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European flags wave at the European Commission headquarters in Brussels on Friday, Oct. 12, 2012. (Geert Vanden Wijngaert/Associated Press)
European flags wave at the European Commission headquarters in Brussels on Friday, Oct. 12, 2012. (Geert Vanden Wijngaert/Associated Press)

Why European debt targets are fantasy figures Add to ...

Back in 2010 and 2011, the IMF, the EU Commission, the European Central Bank and pretty much every official European economist were preoccupied with the Greek government debt targets for 2020. Deploying a host of unrealistic assumptions and expectations, they produced a magic value: 120 per cent of GDP.

This debt ceiling, as I pointed out back then, was a bogus one – a made-up number designed solely to avoid placing heat on Italy and Portugal, which were hovering around this same level in 2011, and Ireland,which is forecast to reach it in 2013.

The Greek debt target debate was completely detached from the real debt crisis sweeping the euro area economies – as much back in 2010 and 2011 as it is now.

The target ignores the actual, historically established bounds for debt sustainability, which are put at 83-90 per cent of GDP. Once public debt rises above these levels, it starts stymying growth. By this metric, eight euro area countries are currently under water. And based on the latest IMF projections, these countries will remain in the danger zone through 2017. In fact, the entire euro area itself is now sporting a government debt to GDP ratio of 94 per cent.

The target also ignores the realities of other real economic debts, the sustainability of which is associated with the government debt – gross household and non-financial firms’ liabilities. These liabilities, alongside the public debt, have to be covered out of the activity generated by the economy and thus compete for scarce income resources with government debt. It is for this reason that I call all three liabilities taken together “the real economic debt.”

Historical evidence shows that non-financial corporate debt starts to exert significant drag on growth once it exceeds 73 per cent of GDP. This means that pretty much every euro area country, save Finland and Germany, is now on red alert for corporate debt overhang. For household debt, the danger line is at a debt to GDP ratio of 84 per cent. None of which entered the IMF, the EU Commission or the ECB analysis of debt sustainability targets back in 2010-11. Even now, after this week’s IMF admission that the total real economic debt does matter in determining overall economic sustainability, the EU and the ECB continue to deny its role in the crisis.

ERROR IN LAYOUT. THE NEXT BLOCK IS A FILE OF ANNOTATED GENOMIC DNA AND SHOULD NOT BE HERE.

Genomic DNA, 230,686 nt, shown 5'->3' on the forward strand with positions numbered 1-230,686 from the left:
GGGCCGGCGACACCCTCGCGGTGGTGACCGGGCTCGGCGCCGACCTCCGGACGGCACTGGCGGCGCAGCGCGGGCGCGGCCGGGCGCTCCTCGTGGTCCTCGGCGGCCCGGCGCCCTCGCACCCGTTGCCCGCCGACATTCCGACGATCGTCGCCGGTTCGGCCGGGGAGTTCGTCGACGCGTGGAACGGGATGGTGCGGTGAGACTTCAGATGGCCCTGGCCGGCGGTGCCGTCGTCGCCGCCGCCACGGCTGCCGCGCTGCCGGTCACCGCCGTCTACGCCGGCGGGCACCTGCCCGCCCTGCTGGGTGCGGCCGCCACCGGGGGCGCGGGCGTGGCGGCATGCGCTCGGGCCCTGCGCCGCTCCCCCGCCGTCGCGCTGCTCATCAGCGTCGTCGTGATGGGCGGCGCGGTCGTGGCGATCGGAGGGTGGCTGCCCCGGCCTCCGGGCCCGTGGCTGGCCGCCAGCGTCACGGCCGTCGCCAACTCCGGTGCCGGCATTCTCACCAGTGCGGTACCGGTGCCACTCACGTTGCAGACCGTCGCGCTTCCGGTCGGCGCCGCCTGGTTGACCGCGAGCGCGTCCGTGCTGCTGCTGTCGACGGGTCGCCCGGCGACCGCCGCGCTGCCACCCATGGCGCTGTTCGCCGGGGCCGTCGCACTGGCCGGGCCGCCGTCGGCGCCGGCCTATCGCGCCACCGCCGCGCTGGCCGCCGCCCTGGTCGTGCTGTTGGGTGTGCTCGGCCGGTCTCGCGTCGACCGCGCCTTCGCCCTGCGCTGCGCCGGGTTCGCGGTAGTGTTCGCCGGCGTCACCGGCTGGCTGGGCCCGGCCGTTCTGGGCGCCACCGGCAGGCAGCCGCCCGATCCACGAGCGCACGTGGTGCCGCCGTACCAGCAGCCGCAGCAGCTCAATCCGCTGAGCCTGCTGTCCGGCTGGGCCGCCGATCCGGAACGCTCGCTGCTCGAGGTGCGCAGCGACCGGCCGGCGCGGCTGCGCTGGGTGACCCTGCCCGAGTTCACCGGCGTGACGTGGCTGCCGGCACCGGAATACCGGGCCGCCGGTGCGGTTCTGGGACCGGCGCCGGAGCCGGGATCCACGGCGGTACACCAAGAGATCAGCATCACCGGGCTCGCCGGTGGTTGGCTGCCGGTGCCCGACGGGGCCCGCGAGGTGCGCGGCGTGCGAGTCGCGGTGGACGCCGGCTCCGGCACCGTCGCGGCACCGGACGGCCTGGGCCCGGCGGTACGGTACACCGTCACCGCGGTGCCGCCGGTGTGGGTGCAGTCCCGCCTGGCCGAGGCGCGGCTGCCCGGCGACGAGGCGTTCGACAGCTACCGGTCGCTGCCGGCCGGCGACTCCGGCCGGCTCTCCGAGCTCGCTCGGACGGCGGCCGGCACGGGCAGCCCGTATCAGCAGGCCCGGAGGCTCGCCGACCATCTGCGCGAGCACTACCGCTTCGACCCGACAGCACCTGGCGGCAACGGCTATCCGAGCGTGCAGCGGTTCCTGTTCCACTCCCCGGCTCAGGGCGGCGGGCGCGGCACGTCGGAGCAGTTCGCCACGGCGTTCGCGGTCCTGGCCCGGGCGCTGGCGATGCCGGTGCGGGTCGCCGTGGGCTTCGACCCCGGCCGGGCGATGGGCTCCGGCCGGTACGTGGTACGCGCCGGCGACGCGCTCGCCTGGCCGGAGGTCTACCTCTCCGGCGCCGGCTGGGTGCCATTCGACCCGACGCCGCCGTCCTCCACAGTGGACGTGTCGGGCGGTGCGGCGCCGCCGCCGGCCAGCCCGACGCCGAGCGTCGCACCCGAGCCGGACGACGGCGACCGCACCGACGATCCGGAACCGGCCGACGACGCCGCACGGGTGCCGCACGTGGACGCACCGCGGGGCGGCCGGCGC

Don’t take my word for this. The latest ECB monthly bulletin shows that euro-area household liabilities rose from €5.82-trillion in 2008 to €6.19-trillion in the first quarter of 2012. Euro-zone listed debt outstanding for the non-financial corporates rose from €9.31-trillion in 2008 to €9.88-trillion in the first half of 2012. This growth is lauded as a positive sign for the euro-area economy.

The latest IMF data put real economic debt for the euro area at 303 per cent of 2012 GDP. Based on average interest rates reported by the ECB, this means that the debt pile costs the common currency economies some €1-trillion annually in interest charges alone. Between 2013 and 2017, the IMF is expecting the euro-zone economy to add some €195-billion in new income annually on average. In other words, payments on debts will exceed economic growth in the euro area by a factor of five.

The unreality of the European fiscal sustainability analysis is, therefore, a clear-cut case of the decision makers opting to dress up long-term targets for austerity in order to avoid admitting that the entire euro-area economy has been built on the quicksand of leverage.

Dr. Constantin Gurdgiev is adjunct professor of finance at Trinity College, Dublin

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